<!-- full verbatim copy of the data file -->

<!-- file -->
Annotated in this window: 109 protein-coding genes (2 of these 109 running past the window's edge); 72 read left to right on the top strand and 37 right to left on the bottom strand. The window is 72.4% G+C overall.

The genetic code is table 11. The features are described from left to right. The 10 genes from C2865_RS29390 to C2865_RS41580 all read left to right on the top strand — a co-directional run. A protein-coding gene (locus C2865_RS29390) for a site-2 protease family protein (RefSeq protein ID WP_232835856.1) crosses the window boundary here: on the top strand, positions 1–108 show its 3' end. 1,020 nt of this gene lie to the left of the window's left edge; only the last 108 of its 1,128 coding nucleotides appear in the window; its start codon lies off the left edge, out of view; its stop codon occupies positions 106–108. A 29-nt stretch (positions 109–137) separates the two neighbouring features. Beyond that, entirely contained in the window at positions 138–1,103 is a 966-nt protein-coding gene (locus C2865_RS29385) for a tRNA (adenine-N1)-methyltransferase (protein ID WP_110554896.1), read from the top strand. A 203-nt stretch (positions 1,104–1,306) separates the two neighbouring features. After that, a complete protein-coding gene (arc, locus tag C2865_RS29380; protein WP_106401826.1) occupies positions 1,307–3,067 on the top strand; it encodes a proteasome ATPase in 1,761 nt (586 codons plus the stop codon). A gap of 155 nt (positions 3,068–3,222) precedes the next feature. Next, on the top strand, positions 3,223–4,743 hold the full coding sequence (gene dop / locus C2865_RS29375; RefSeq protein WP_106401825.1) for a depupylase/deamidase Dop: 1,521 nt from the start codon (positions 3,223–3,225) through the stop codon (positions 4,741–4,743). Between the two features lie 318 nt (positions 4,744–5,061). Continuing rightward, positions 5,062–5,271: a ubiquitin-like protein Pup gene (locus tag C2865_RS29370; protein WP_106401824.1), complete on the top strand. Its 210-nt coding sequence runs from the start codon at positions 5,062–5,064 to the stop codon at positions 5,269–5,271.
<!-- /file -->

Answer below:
Annotated in this window: 109 protein-coding genes (2 of these 109 running past the window's edge); 72 read left to right on the top strand and 37 right to left on the bottom strand. The window is 72.4% G+C overall.

The genetic code is table 11. The features are described from left to right. The 10 genes from C2865_RS29390 to C2865_RS41580 all read left to right on the top strand — a co-directional run. A protein-coding gene (locus C2865_RS29390) for a site-2 protease family protein (RefSeq protein ID WP_232835856.1) crosses the window boundary here: on the top strand, positions 1–108 show its 3' end. 1,020 nt of this gene lie to the left of the window's left edge; only the last 108 of its 1,128 coding nucleotides appear in the window; its start codon lies off the left edge, out of view; its stop codon occupies positions 106–108. A 29-nt stretch (positions 109–137) separates the two neighbouring features. Beyond that, entirely contained in the window at positions 138–1,103 is a 966-nt protein-coding gene (locus C2865_RS29385) for a tRNA (adenine-N1)-methyltransferase (protein ID WP_110554896.1), read from the top strand. A 203-nt stretch (positions 1,104–1,306) separates the two neighbouring features. After that, a complete protein-coding gene (arc, locus tag C2865_RS29380; protein WP_106401826.1) occupies positions 1,307–3,067 on the top strand; it encodes a proteasome ATPase in 1,761 nt (586 codons plus the stop codon). A gap of 155 nt (positions 3,068–3,222) precedes the next feature. Next, on the top strand, positions 3,223–4,743 hold the full coding sequence (gene dop / locus C2865_RS29375; RefSeq protein WP_106401825.1) for a depupylase/deamidase Dop: 1,521 nt from the start codon (positions 3,223–3,225) through the stop codon (positions 4,741–4,743). Between the two features lie 318 nt (positions 4,744–5,061). Continuing rightward, positions 5,062–5,271: a ubiquitin-like protein Pup gene (locus tag C2865_RS29370; protein WP_106401824.1), complete on the top strand. Its 210-nt coding sequence runs from the start codon at positions 5,062–5,064 to the stop codon at positions 5,269–5,271.